YES ON SONOMA CLEAN POWER: Give residents control, choice
Published: Monday, April 22, 2013 at 3:00 a.m.
Last Modified: Monday, April 22, 2013 at 9:03 p.m.
Sonoma County residents and businesses will soon have a choice in purchasing electricity. Sonoma Clean Power, the proposed community choice program, is about to bring a competitive alternative to PG&E.
Up until now, PG&E's monopoly meant that we had no choice. But a new way of introducing competition into the energy market is now available. It lets PG&E do what it does best, such as maintaining wires and responding to outages, while allowing Sonoma Clean Power to offer greener energy at a competitive price.
In the process, money that is now sent out of the county to PG&E is kept in our community to support local efficiency programs and renewable energy projects.
Sonoma Clean Power will initially purchase bulk power in the wholesale market, where competition is fierce among energy suppliers to provide electricity to Sonoma County. Eleven companies submitted energy supply bids.
The result of this competition is that Sonoma Clean Power's estimated rates for 2014 will be within 1 percent of PG&E's rates, and it would not be surprising to find Sonoma Clean Power's rates below those of PG&E.
Sonoma Clean Power is also offering a better product. While PG&E only supplies 20 percent renewable power, Sonoma Clean Power would supply 33 percent, and anyone wanting to upgrade to 100 percent green power would be able to do that for a premium.
Each city in Sonoma County will decide if it wants to allow its residents and businesses to participate in Sonoma Clean Power by June 30. For people in participating cities, service will start for some in January 2014, expanding to many more customers six to 12 months later. Customers who want to stay with PG&E can opt out of receiving service from Sonoma Clean Power.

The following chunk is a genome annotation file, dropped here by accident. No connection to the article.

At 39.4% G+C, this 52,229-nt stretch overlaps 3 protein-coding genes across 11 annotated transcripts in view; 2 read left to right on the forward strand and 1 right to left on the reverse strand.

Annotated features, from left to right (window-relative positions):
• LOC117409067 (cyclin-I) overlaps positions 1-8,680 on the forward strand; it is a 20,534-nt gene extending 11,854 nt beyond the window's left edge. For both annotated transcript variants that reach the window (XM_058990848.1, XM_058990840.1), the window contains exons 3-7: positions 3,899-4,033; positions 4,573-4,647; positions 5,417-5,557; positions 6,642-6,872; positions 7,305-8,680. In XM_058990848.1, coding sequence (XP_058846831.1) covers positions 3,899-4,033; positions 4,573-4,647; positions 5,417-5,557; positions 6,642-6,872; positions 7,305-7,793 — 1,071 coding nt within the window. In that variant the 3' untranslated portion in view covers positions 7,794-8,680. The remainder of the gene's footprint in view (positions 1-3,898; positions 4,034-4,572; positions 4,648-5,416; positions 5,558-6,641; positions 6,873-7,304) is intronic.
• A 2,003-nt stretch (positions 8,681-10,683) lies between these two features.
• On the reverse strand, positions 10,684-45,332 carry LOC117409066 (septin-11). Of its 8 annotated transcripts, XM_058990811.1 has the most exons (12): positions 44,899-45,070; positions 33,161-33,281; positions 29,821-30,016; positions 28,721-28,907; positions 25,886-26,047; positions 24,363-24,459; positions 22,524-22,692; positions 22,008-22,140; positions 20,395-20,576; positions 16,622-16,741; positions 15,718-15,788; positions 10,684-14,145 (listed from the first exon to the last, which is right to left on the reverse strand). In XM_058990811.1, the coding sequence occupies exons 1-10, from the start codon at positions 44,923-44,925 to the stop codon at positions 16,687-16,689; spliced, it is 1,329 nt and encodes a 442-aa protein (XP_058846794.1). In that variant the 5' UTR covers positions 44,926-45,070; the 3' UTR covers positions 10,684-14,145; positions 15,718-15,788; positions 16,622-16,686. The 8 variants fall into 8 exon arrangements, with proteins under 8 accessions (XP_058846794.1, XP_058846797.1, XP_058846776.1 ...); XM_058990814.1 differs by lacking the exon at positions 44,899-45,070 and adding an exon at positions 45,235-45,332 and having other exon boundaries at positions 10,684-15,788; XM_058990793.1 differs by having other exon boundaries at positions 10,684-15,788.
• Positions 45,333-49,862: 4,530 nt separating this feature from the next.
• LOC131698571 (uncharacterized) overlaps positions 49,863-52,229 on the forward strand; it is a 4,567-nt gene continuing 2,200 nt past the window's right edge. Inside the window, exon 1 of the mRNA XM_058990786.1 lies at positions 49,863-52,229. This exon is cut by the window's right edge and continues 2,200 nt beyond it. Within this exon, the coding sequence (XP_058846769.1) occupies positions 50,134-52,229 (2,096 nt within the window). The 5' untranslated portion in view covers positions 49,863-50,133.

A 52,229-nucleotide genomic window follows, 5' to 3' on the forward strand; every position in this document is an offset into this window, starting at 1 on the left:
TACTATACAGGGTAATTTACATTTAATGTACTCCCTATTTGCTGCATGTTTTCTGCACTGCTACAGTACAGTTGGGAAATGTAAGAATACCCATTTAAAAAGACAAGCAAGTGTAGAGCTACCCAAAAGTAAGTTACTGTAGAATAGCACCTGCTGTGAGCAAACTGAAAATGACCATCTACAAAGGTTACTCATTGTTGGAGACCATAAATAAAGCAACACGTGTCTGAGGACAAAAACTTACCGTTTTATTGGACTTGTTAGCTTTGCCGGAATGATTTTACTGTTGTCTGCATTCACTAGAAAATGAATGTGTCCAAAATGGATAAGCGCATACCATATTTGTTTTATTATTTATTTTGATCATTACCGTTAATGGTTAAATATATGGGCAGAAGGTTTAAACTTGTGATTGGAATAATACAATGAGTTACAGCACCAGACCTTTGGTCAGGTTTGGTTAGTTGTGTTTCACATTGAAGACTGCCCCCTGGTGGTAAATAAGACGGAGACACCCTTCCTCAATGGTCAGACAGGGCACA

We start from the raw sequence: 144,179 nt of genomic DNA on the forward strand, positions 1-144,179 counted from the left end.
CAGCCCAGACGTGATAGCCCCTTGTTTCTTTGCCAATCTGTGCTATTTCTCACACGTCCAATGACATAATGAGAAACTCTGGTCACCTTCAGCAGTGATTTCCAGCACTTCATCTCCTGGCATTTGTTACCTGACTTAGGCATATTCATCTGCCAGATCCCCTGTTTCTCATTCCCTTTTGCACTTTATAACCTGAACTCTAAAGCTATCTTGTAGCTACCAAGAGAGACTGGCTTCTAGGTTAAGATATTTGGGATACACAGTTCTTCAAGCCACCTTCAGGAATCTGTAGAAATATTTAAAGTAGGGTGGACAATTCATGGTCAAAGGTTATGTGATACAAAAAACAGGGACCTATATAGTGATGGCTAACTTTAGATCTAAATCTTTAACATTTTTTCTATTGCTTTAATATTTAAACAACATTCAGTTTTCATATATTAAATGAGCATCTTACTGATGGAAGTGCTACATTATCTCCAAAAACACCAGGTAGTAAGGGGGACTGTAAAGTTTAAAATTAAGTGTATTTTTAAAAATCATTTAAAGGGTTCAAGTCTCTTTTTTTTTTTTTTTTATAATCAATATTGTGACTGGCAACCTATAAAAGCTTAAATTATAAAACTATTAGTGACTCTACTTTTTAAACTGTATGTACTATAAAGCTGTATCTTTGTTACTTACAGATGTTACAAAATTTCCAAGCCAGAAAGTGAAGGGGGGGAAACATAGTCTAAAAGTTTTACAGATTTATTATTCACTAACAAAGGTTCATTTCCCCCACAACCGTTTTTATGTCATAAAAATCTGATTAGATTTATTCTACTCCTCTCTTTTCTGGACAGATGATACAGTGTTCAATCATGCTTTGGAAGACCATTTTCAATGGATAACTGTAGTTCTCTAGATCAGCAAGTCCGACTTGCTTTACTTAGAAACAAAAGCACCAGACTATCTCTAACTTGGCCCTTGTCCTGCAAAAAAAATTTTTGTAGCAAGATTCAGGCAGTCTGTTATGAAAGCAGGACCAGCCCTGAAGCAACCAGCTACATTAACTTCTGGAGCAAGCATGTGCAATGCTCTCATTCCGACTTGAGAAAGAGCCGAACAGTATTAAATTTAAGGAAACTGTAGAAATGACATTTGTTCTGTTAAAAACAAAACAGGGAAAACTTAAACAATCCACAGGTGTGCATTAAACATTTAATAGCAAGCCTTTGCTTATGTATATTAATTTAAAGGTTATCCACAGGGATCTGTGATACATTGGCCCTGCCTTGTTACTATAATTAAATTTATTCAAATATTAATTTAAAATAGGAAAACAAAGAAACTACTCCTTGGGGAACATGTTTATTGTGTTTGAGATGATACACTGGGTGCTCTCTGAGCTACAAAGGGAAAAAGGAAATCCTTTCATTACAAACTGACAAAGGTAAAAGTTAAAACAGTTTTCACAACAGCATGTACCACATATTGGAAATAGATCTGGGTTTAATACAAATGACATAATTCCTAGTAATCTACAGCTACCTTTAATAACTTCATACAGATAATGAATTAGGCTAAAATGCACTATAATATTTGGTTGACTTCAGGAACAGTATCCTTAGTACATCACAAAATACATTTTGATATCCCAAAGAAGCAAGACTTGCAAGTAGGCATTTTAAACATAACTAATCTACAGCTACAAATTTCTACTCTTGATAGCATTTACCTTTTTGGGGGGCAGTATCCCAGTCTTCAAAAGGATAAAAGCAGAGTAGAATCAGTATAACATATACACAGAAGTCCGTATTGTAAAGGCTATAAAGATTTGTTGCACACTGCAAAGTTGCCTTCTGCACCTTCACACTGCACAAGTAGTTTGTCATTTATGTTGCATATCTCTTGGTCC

By setting the initial power mix at 33 percent renewable energy, Sonoma Clean Power will launch with competitively priced power. It is a responsible approach that will help us build an affordable program that works for everyone. Over time, Sonoma Clean Power will increase its use of renewable power with a strong focus on local sources, while keeping rates competitive with PG&E.
For the first time, our community will get the full value of our energy payments, too. Instead of paying dividends to shareholders, this income will support the operation of energy-efficiency programs and incentives for local renewable energy projects.
To give a sense of the potential, a similar program in Marin County brought in $3.6 million of net income at the end of its third year. Sonoma County is about 2½ times the size of Marin, so it is fair to expect that income from Sonoma Clean Power will be proportionately greater. This net income will be used to stabilize rates and support local renewable-energy and energy-efficiency programs, thus aiding our county's solar industry, efficiency retrofit contractors and anyone who wants to cut their power bill.
Sonoma Clean Power's budget is also totally separate from other government budgets. The program would be funded entirely with revenues from energy sales. No tax money would be diverted from other important public programs, and its revenues cannot be diverted to other uses, so Sonoma Clean Power customers will never wind up closing gaps in city or county budgets.
The bottom line: Sonoma Clean Power will deliver greener power at a competitive price while creating a new permanent source of income to run local programs. Let's get it started.
Efren Carrillo is a Sonoma County supervisor, and Dick Dowd is a member of the Santa Rosa Board of Public Utilities. Both are active members in the Sonoma Clean Power Steering Committee.
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